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"Biology has helped me to specialize in a sector core topic in countries on development: water, sanitation and hygiene promotion."

Joaquín Mencos (Biology '98) linked his life to the emergency financial aid and the University provided him with the training basis to develop his degree program

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04/05/16 12:01 Laura Juampérez

Joaquín Mencos (Biology '98) had cooperation "in his blood" as he descended from a long line of "cooperants" involved in the creation of the Spanish Red Cross in 1864. His training as a biologist has also given him the opportunity to dedicate his professional life to this subject through specialization in the management of water and sanitation in humanitarian emergencies. Now dedicated to a family business , his links with the values of solidarity rest in part on the training he received in the classrooms of the School of Sciences of the University of Navarra.

How did your connection with financial aid begin at development?
I think it was during the last course of the degree program, in 1998, when I saw the advertisement of a course on Water and Sanitation in Emergencies in the noticeboard of announcements of the School. I signed up with interest because I had already been collaborating very actively with the Red Cross of Navarra for ten years. It seemed to me that in this course I could find a link between my university programs of study and financial aid Humanitarian. And so it happened: it was an introductory course, eminently practical and although not many students attended, Dr. Los Arcos -who coordinated it- infected us with the desire to work in this sector. He also pushed us, to the extent of our possibilities, to use our knowledge as biologists to work for the most needy.

When did your work start with the Red Cross?
The following year I went on a humanitarian mission statement financial aid with the International Red Cross. It was an operation in the Balkan war. In this region I worked for seven months as a health delegate in an emergency medical transport training program. When I finished, I was selected as head of the Red Cross Delegation in the Sahara, where I stayed for a year. In addition to working with many humanitarian financial aid distribution programs, I collaborated in the storage and distribution of the water we produced with a water purification and desalination truck.

Was that the starting point for your orientation towards management water and sanitation in natural disasters?
That's right. In 2001 the Spanish Red Cross launched the first Emergency Response Unit for water and sanitation and I participated in training course. After finishing it, I became manager of the training in response to national and international emergencies of the Spanish Red Cross. There, with the coordination of several groups and the Spanish Water Treatment Society (SETA), we improved the design of the emergency water treatment plant, making it more powerful and transportable, factors core topic in emergency situations.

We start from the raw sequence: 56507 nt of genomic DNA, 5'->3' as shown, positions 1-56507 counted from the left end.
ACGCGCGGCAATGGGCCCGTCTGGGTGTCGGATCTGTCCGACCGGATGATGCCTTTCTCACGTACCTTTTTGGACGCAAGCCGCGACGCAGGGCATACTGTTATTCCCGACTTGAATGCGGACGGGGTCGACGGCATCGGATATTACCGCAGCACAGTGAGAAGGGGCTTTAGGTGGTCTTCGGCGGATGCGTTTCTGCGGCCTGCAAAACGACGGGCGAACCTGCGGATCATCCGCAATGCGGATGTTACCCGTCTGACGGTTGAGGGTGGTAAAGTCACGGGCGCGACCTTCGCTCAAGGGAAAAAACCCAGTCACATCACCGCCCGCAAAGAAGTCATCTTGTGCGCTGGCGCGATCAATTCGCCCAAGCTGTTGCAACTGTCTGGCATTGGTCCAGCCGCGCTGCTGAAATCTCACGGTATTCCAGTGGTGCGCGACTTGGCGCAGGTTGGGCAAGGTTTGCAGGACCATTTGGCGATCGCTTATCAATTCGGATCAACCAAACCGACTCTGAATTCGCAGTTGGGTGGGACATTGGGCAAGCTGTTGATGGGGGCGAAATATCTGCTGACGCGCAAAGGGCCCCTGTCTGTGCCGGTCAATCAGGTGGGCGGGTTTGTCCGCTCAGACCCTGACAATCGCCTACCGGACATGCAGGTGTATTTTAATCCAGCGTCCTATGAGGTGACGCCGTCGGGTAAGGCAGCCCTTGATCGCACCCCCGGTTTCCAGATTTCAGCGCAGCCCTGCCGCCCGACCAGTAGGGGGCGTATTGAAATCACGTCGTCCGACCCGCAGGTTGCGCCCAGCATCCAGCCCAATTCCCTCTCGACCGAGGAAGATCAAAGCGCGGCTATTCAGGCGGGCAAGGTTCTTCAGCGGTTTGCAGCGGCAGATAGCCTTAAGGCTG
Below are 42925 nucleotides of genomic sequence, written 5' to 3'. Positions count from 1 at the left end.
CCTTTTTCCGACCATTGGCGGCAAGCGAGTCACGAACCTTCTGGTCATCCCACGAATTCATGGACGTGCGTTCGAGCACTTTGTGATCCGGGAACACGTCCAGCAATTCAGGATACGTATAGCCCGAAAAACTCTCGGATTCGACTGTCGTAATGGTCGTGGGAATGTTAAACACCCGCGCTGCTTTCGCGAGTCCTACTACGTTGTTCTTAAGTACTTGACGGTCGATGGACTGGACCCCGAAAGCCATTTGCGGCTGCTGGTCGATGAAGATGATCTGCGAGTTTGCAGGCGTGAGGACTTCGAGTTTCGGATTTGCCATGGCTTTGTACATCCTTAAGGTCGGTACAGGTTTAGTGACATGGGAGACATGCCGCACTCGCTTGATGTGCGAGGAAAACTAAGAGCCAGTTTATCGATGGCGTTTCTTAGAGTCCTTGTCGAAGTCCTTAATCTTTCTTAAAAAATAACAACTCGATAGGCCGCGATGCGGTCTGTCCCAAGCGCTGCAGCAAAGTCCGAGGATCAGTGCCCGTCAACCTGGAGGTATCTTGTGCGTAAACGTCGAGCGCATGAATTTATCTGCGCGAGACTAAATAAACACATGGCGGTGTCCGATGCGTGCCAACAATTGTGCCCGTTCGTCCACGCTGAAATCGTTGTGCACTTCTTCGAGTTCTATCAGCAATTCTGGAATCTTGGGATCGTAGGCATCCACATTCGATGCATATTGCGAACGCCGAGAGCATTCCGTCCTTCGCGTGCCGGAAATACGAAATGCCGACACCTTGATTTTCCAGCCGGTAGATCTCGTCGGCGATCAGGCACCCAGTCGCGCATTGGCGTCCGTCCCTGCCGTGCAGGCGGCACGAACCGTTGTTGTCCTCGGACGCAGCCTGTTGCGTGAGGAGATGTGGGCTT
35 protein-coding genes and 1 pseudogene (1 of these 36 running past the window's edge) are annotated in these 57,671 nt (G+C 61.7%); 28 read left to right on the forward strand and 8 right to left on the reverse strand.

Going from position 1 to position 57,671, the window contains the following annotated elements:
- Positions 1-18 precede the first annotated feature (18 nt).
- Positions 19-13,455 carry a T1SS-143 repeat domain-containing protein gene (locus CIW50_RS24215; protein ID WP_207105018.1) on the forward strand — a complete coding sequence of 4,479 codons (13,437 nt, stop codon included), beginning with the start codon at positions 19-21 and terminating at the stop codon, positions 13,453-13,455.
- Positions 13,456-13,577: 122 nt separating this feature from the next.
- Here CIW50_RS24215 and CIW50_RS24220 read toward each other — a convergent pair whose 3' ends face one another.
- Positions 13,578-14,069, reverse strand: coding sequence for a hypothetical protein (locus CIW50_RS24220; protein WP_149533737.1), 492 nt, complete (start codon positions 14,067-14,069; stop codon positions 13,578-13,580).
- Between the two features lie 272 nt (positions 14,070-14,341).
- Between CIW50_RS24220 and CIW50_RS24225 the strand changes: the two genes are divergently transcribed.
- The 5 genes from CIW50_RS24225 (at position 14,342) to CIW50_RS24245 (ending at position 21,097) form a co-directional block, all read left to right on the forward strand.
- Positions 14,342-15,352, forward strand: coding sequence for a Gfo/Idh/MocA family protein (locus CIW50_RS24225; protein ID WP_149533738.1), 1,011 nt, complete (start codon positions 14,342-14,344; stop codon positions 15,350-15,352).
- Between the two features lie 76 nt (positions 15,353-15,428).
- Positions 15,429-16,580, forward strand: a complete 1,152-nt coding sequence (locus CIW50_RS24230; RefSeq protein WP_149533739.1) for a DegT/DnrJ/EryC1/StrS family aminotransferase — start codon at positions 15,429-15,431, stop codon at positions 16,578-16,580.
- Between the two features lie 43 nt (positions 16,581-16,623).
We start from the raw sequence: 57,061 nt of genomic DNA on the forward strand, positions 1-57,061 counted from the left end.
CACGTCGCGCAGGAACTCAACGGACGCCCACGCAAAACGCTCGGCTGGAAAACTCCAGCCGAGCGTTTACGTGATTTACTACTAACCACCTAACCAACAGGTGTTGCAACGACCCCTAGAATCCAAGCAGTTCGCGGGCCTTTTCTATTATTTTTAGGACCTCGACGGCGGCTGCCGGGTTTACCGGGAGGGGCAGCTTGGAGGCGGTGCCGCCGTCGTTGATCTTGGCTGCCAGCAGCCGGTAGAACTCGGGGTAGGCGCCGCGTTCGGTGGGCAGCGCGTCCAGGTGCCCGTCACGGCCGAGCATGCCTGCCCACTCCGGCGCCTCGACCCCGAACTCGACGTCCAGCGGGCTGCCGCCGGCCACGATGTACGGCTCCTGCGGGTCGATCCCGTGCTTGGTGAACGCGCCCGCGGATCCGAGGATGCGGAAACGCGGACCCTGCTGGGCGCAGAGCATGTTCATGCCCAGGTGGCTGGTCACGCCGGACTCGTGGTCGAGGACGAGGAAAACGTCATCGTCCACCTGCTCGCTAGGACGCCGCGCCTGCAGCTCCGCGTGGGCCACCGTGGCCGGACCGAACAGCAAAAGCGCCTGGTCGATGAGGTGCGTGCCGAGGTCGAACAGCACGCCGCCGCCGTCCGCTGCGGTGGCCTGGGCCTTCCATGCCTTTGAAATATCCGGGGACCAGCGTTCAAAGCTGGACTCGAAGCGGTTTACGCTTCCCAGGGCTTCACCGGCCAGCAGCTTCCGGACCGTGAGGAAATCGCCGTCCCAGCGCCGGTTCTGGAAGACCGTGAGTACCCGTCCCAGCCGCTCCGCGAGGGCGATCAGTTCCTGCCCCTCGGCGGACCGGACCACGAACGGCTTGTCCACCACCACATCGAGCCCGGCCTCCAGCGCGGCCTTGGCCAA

In 2003 I went to India. At Christmas of that year, when I was in Pamplona visiting my family, the Bam earthquake occurred in Iran, where we verified for the first time that our water and sanitation unit allowed us to have water in the required quantity and quality. This mission statement was followed by others: the floods in Kenya 2004, the tsunami in Indonesia in 2005, the floods in Haiti and the earthquake in Indonesia, also in 2005... In 2015 I moved as team leader of the first rotation in the Red Cross mission statement on the occasion of the Ebola epidemic in Africa. Here we were integrated into a basic health care unit.

At the same time, you never stopped training.
The training is essential in a work that demands a constant specialization . In 2004 I did a master's degree in Hydrology and in 2008 another Master's Degree in Water Engineering, as well as training at management, an MBA and a postgraduate degree in Management and management at ESADE.

What did training give you as a biologist on the development of your degree program?
Biology has given me the technical knowledge base necessary to specialize in one of the sectors that causes the most morbidity and mortality in development countries: water, sanitation and hygiene promotion. However, degree program and the practices that are carried out teach us to always ask ourselves why, to look for the root causes of the problems that arise, in order to find the real solutions.

And what makes the difference of studying Biology at the University of Navarra?
At degree program you don't just learn theory or internship. The academic training brings development to the person. In my case, it also brings two values that I consider fundamental: service and solidarity. This makes it easier for student to awaken concerns and a sense of responsibility to put the knowledge acquired to the benefit of those who need it most.